How to Handle Constant Fighting Between Your Kids

How to Handle Constant Fighting Between Your Kids

Sibling rivalries are real, and they can cause a lot of issues at home. Constant fighting between your kids can be stressful and even embarrassing when it takes place in public. While some disagreements are normal, constant fighting is detrimental to your kids and you as a parent.

Here’s some advice on how to handle constant fighting between your kids. 

Reduce Competition Between Kids

One huge source of fighting between siblings is rivalry, or feelings of competition. To help reduce fights, reduce the sense of competition your children feel with each other. Some ways to lessen the feelings of rivalry include:

  • Avoid comparing children on grades, interests, sports, etc. If one child is struggling, address their needs individually, do not compare them to their sibling. 
  • Spend quality time with each child. Sometimes we have interests more related to one child, but each parent should spend quality time with each child. 
  • Get kids involved in their own activities. All of your kids don’t have to try the same sports or activities.

Set a Schedule 

Another common source of fighting is disagreements about “whose turn” it is. Eliminate fights over TV time and who has which chore by setting up routines. Make sure each child has a set time to choose what to watch on TV/play, and clearly outline who has which chore for the week. Make the routines and expectations known by writing them up on a whiteboard or calendar to remind your kids. This lays out expectations and will ensure everyone has fair opportunities and responsibilities, which will reduce fights.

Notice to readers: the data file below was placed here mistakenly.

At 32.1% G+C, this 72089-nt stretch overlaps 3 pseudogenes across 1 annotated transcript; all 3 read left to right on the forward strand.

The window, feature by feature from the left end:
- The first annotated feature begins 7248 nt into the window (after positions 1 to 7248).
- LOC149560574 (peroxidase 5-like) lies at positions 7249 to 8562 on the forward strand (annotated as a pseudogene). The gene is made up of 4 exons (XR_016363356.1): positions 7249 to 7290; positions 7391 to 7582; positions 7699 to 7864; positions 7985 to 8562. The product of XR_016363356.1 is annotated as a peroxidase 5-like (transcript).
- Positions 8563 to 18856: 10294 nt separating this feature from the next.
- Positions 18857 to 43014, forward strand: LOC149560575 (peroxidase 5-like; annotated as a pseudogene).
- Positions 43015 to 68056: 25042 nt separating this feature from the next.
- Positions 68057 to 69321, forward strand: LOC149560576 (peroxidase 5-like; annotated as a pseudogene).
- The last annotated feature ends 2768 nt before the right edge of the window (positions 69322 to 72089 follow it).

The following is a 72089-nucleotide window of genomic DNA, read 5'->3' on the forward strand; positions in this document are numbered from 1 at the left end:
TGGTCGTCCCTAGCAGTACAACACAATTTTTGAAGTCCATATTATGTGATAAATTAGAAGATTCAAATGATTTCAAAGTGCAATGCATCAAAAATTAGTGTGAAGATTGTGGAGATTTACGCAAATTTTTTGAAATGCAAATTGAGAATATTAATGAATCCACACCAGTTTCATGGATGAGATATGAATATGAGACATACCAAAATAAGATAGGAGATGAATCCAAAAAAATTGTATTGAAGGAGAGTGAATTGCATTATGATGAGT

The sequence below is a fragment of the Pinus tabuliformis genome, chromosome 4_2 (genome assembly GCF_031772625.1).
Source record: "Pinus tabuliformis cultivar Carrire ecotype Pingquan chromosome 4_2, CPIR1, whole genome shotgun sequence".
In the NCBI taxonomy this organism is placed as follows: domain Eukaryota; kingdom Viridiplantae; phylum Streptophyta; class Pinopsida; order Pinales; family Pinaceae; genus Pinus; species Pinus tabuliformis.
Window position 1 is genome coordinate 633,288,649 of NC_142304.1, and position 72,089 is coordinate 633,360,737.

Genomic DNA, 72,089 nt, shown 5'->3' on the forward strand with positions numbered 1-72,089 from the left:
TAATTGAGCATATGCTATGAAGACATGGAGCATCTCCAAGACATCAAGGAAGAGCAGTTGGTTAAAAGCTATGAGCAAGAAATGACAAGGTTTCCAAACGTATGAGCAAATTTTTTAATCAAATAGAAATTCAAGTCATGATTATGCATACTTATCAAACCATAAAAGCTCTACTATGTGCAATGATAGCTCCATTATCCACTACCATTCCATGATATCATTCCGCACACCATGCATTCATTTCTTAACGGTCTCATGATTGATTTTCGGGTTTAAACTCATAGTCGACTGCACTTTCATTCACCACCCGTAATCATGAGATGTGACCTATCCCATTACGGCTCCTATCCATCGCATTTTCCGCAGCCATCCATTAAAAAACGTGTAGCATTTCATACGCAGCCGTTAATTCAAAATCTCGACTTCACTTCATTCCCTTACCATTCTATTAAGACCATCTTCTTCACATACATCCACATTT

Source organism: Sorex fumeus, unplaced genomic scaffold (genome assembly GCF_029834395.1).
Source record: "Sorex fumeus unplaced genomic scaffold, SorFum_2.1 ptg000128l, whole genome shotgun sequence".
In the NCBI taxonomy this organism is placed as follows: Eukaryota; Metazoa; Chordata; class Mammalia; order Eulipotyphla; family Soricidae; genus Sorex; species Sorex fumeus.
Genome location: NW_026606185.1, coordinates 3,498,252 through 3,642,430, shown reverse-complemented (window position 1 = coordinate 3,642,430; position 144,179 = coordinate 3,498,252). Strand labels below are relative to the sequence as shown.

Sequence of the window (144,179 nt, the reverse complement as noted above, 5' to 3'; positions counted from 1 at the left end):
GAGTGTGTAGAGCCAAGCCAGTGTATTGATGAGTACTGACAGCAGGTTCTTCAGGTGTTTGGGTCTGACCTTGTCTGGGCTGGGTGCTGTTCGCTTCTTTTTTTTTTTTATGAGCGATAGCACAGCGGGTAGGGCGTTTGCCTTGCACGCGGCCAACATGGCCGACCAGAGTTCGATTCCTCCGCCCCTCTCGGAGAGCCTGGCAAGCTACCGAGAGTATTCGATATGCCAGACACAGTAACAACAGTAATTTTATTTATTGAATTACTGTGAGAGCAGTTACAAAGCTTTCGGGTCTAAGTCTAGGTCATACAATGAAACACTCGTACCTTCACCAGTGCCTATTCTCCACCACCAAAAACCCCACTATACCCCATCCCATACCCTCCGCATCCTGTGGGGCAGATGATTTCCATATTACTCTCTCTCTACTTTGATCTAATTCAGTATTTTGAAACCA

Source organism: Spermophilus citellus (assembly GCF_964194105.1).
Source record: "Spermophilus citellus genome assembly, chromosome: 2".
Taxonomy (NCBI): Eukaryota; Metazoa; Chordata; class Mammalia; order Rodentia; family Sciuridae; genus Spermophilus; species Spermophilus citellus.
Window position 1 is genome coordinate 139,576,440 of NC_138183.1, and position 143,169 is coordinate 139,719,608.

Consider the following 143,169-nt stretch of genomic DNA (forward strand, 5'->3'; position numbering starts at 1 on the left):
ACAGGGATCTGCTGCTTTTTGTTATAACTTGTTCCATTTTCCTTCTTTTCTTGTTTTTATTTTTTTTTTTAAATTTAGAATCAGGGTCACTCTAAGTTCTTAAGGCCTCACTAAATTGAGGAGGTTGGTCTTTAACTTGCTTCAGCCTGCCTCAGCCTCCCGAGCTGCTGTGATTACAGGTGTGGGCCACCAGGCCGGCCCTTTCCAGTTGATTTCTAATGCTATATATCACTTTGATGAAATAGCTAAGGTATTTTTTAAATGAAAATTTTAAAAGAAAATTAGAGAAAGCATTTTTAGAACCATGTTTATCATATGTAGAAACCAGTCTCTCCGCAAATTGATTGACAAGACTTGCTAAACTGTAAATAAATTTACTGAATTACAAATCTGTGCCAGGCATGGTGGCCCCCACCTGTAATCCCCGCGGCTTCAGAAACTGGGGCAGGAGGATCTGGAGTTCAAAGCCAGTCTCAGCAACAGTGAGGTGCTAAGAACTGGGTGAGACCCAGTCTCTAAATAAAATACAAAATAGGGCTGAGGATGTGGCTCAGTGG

Develop Problem-Solving Skills

Work with your children individually and as a group to develop problem-solving skills. Talk about how to calm down during heated moments and ways to manage feelings. When you see a fight brewing, step in with guidance to remind them about the problem-solving skills you’ve practiced. 

Keep Kids Engaged

Ultimately, boredom can lead to fights between kids. Keep them engaged and focused on other things besides each other when out and about. Have kids walk on opposite sides of the shopping cart, and play “I spy” or send them each to find different items to keep them busy. When possible, come up with activities to do at home. Having a schedule and set of responsibilities helps keep kids busy so they are not tempted to fight with each other. 

Sometimes, fighting between siblings is okay, and they should learn to work it out, but chronic fighting is a nightmare. Use the strategies above to help reduce the amount of fighting between your kids.